Bar owners criticized Edwards’ rules limiting indoor live music performances as too strict and largely unworkable.

Edwards toughened his coronavirus restrictions on businesses a week ago as Louisiana sees a third spike in cases and hospitalizations of patients with COVID-19 — though many of the complaints to lawmakers involved restrictions that had been in place even before the stricter rules were issued.


SPRINGFIELD, Ill. — Illinois on Wednesday reported a record 238 fatalities related to the coronavirus pandemic, a total that is nearly one-quarter higher than the previous record set during the spring onslaught of the illness.

The deaths were accompanied by 9,757 new cases of COVID-19, the malady caused by coronavirus infection. That was a drop from Tuesday’s newly confirmed cases, but the previous high of 192 deaths came on May 13, a day when there were just 1,677 new cases.

Overall, in nine months of the pandemic, there have been 12,639 deaths among 748,603 infections.


ALBANY, N.Y. — New York plans to prioritize nursing home residents and staff when it begins distributing the first doses of coronavirus vaccine, hopefully later this month.

Gov. Andrew Cuomo said Wednesday that the state expects to receive 170,000 doses of Pfizer’s vaccine by Dec. 15, if the pharmaceutical company gets the federal government’s OK to make it available to the public on an emergency basis.

The governor said New York expects at a later date to receive at least 40,000 more doses of a vaccine made by Moderna, if it gets federal authorization.

That would be enough to cover the state’s roughly 85,000 nursing home residents and 130,000 staff members, though Cuomo said he expects not all residents and staff members will agree to take the vaccine.

Remaining doses could then go to New York’s next priority: congregate care facilities and then some of the roughly 600,000 health care workers who treat patients in emergency rooms and intensive care units.


ATHENS, Greece — Pfizer CEO Albert Bourla urged global governments not to reopen economies too quickly because of the optimism created by possible COVID-19 vaccines.

“Given the pressure to open the economy, (governments) should not make this mistake…and relax immediately,” said Bourla, speaking at an online event hosted in his native Greece.

“The vaccine is one tool in controlling this disease…The time that we will have to go back to normality is not far away. But it is definitely not now.”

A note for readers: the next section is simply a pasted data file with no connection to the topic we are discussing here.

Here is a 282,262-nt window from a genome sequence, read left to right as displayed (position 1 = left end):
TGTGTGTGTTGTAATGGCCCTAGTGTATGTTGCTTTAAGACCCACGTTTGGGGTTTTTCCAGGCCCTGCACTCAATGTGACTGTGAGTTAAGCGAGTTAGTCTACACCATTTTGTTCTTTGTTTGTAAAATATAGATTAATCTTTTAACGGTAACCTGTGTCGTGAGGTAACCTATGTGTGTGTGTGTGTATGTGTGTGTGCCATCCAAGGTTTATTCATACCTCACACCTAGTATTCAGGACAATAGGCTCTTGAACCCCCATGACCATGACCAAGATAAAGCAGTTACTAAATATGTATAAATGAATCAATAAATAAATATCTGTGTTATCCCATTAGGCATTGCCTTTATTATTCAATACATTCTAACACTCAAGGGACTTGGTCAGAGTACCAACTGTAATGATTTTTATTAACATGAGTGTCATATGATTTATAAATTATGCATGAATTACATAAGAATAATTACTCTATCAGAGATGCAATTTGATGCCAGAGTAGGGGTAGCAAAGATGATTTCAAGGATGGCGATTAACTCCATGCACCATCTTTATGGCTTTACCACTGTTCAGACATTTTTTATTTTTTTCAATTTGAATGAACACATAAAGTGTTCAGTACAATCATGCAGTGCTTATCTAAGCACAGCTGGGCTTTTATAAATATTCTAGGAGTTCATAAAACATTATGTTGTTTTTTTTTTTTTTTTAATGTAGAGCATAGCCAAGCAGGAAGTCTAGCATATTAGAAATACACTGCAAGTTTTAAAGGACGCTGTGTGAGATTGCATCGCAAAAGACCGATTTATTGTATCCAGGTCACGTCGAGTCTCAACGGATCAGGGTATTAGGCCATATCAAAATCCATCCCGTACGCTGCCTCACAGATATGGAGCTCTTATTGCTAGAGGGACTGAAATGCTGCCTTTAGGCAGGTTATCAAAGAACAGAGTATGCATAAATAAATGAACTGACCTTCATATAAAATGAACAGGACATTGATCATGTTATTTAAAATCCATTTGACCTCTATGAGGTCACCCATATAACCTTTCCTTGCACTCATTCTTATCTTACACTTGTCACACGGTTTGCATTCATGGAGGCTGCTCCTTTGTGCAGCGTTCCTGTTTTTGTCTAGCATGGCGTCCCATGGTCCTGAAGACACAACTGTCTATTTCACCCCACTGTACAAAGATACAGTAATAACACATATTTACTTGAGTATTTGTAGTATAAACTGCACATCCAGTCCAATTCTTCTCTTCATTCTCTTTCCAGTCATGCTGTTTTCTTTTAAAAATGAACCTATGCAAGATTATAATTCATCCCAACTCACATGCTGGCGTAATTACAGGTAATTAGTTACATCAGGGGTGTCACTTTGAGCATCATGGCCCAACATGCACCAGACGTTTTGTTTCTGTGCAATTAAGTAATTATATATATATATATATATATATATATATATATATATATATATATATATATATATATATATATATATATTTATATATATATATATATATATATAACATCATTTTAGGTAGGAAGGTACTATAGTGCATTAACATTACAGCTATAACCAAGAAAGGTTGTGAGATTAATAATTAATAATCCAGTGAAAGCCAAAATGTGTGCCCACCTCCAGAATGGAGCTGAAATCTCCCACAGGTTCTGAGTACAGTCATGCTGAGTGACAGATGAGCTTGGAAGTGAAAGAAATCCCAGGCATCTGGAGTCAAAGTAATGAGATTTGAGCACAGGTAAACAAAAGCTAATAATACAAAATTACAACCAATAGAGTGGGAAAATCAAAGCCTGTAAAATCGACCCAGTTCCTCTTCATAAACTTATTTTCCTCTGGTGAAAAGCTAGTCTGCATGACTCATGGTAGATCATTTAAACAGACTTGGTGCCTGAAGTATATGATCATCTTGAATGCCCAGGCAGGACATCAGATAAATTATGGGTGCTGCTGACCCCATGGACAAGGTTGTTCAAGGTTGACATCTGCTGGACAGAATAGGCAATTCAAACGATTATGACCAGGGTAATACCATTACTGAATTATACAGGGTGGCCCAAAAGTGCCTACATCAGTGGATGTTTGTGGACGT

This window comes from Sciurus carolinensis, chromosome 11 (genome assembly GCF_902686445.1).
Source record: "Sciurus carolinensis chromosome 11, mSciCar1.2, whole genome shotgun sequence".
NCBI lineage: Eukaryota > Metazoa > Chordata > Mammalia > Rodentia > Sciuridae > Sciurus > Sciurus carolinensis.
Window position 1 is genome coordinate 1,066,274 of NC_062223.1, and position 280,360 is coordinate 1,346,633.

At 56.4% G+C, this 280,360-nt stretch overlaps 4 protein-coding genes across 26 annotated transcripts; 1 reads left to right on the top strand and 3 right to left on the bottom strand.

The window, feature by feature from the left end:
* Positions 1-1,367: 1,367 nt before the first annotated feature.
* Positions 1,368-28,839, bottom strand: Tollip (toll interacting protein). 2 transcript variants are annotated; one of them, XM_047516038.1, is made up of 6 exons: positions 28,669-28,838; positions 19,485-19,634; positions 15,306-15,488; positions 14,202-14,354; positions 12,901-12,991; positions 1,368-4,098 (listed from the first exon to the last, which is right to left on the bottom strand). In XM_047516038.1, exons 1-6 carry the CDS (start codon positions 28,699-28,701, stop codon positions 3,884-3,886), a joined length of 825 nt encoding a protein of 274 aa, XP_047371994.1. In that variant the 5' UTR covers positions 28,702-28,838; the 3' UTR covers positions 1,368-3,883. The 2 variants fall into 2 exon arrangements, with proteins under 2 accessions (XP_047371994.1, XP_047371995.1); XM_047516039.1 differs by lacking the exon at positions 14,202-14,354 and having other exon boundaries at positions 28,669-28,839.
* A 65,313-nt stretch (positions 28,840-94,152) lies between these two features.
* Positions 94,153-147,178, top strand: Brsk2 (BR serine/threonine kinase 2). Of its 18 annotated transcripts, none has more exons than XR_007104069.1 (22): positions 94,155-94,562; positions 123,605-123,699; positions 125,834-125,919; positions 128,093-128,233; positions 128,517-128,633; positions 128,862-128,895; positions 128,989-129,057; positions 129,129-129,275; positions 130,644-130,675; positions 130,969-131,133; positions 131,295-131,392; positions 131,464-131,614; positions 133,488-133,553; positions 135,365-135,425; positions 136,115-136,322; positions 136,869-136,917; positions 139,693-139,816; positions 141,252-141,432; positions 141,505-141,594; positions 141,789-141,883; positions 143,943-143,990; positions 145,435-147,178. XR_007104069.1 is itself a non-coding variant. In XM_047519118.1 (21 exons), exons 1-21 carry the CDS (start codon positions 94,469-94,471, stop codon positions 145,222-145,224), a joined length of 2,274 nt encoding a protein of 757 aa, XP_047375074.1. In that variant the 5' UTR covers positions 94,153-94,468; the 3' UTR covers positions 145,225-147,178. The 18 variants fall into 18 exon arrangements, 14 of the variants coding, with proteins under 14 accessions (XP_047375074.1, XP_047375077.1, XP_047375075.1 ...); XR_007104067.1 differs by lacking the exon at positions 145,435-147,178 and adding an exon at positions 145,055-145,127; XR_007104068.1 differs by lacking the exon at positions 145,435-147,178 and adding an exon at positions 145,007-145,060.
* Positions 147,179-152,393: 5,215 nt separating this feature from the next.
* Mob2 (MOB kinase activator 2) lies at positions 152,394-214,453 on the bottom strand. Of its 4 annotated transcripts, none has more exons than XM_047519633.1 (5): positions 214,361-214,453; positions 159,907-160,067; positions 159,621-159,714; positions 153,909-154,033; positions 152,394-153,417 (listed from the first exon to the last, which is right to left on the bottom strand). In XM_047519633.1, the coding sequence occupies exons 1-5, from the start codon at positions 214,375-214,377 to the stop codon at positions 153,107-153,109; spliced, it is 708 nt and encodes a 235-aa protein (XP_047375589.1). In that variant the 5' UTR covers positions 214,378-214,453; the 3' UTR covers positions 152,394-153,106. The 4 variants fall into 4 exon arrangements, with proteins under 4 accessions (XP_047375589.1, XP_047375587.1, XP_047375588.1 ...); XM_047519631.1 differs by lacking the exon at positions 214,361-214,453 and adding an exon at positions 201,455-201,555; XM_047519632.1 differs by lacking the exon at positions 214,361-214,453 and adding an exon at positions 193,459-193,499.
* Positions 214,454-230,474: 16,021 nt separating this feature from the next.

Bourla spoke Wednesday after Britain became the first country to approve a vaccine developed by Pfizer and German biotechnology company BioNTech.

The 59-year-old executive says early stages of national vaccination programs were likely to have a significant impact because they would be directed at vulnerable groups like seniors and health care workers.


DETROIT — A judge refused to block Michigan’s ban on indoor dining during a surge in coronavirus cases.

U.S. District Judge Paul Maloney say a “plausible explanation” for the state order exists: People can’t eat or drink without removing their mask, a step that could spread the virus.

Maloney turned down a request for an injunction with a week left in the three-week indoor dining ban. Some restaurant owners say the steady loss of customers could put many of them out of business. They say they’re concerned about a possible extension of the order by Gov. Gretchen Whitmer’s administration.

The Michigan Restaurant & Lodging Association and some restaurants sued the state health director. They say they can safely provide indoor dining and are treated unfairly when compared to other businesses.


GENEVA — The World Health Organization is hailing Britain’s approval of a coronavirus vaccine for emergency use, calling it a “great achievement.”

Dr. Michael Ryan, chief of emergencies at WHO, likened the recent progress toward a coronavirus vaccine to “reaching the base camp on Mt. Everest: We still have to climb the mountain. It’s a great achievement, but we still have to get there.”

Ryan says “many obstacles” remain, such as producing enough vaccine, distributing it fairly, creating demand for the vaccine and delivering it to “every individual who actually needs it.”

He alluded to the reticence of some people to take a vaccine.

“You get to choose, and you should get to choose,” he said. “But you’re also part of a forest.” He reminds people, “it’s not just for you. You represent that new firewall.”